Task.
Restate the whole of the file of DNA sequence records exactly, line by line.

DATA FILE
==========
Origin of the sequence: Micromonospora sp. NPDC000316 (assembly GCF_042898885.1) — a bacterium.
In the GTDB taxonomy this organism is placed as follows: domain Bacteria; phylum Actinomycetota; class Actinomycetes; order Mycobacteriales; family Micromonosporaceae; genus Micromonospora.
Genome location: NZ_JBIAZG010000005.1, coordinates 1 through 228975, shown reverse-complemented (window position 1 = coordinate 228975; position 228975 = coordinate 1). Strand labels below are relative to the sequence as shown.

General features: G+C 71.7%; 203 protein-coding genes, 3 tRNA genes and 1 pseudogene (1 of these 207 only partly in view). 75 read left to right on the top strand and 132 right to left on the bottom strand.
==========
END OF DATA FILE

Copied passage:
Origin of the sequence: Micromonospora sp. NPDC000316 (assembly GCF_042898885.1) — a bacterium.
In the GTDB taxonomy this organism is placed as follows: domain Bacteria; phylum Actinomycetota; class Actinomycetes; order Mycobacteriales; family Micromonosporaceae; genus Micromonospora.
Genome location: NZ_JBIAZG010000005.1, coordinates 1 through 228975, shown reverse-complemented (window position 1 = coordinate 228975; position 228975 = coordinate 1). Strand labels below are relative to the sequence as shown.

General features: G+C 71.7%; 203 protein-coding genes, 3 tRNA genes and 1 pseudogene (1 of these 207 only partly in view). 75 read left to right on the top strand and 132 right to left on the bottom strand.